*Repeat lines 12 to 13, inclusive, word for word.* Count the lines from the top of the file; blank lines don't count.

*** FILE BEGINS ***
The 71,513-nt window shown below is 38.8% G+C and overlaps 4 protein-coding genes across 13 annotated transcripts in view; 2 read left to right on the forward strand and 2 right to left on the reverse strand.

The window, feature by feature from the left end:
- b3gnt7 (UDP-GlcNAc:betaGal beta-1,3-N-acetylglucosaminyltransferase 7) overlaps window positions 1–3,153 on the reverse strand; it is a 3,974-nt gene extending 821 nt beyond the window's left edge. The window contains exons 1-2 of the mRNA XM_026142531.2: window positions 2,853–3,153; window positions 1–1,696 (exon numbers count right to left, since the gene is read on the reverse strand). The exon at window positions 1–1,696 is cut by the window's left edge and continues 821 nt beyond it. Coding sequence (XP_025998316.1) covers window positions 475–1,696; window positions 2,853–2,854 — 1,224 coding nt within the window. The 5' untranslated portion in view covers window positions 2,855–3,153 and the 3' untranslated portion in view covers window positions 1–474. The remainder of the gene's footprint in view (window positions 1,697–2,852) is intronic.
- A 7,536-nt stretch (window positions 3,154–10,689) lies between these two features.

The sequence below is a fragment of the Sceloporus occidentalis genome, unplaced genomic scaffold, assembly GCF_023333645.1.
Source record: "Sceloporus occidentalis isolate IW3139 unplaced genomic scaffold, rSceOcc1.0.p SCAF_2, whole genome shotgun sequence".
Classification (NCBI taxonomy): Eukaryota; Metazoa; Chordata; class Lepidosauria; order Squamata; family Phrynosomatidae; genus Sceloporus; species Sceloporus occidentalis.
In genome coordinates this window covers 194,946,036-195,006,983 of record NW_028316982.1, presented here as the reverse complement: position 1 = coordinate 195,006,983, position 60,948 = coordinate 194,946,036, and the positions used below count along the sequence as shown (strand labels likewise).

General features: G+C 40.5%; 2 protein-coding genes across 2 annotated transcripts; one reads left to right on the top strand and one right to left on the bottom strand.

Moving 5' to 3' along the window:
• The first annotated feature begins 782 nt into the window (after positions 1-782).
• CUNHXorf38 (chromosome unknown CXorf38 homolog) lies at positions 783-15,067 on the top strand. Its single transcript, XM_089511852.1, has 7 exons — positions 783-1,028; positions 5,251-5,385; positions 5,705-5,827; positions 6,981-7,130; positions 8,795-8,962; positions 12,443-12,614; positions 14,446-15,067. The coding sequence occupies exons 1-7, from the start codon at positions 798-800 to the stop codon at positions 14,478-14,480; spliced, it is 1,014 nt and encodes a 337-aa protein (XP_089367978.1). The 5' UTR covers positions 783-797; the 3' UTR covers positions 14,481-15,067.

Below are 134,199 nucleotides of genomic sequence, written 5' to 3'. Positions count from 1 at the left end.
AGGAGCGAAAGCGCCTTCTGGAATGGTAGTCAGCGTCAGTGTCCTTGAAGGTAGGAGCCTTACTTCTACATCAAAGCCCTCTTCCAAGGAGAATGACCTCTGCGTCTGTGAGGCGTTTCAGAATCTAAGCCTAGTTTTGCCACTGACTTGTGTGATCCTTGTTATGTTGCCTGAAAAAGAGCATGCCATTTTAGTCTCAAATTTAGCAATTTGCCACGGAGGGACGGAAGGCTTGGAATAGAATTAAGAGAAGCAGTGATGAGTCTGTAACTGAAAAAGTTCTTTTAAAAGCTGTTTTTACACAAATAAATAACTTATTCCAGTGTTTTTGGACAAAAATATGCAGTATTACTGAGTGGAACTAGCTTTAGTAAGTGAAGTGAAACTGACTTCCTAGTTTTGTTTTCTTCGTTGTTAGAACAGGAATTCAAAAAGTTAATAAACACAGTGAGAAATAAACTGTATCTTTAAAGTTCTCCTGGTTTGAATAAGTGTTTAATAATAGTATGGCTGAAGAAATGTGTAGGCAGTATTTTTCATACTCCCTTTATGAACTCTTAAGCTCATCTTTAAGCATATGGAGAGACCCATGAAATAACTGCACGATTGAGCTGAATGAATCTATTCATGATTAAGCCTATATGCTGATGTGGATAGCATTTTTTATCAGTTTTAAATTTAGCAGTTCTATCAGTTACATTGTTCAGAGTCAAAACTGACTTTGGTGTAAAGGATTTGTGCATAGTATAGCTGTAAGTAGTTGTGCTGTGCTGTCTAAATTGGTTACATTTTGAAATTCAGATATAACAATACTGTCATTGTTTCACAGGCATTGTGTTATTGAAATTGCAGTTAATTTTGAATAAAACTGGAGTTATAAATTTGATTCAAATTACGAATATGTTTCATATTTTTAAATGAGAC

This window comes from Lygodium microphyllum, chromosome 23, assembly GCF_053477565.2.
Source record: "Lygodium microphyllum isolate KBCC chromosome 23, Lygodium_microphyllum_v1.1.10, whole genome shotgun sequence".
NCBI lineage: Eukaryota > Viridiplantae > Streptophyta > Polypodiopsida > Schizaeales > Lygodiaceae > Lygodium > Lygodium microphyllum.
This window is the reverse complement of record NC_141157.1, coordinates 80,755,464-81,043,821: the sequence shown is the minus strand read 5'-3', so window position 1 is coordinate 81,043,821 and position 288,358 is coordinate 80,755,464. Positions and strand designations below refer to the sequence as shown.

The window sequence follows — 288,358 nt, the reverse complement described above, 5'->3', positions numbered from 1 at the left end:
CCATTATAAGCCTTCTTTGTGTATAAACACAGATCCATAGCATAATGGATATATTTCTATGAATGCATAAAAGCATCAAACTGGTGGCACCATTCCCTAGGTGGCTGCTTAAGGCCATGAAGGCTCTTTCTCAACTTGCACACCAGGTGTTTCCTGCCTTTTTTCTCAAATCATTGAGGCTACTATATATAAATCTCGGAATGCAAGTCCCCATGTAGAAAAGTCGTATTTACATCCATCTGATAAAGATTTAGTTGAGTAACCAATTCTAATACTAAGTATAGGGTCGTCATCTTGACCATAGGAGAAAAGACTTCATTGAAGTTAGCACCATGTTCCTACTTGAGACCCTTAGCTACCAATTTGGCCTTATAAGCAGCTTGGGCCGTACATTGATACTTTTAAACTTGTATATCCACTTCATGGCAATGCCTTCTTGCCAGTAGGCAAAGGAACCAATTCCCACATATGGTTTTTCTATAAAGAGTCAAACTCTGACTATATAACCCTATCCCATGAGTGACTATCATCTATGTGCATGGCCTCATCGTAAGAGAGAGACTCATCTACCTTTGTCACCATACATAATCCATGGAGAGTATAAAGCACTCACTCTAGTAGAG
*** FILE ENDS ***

• CUNHXorf38 (chromosome unknown CXorf38 homolog) lies at positions 783-15,067 on the top strand. Its single transcript, XM_089511852.1, has 7 exons — positions 783-1,028; positions 5,251-5,385; positions 5,705-5,827; positions 6,981-7,130; positions 8,795-8,962; positions 12,443-12,614; positions 14,446-15,067. The coding sequence occupies exons 1-7, from the start codon at positions 798-800 to the stop codon at positions 14,478-14,480; spliced, it is 1,014 nt and encodes a 337-aa protein (XP_089367978.1). The 5' UTR covers positions 783-797; the 3' UTR covers positions 14,481-15,067.

Below are 134,199 nucleotides of genomic sequence, written 5' to 3'. Positions count from 1 at the left end.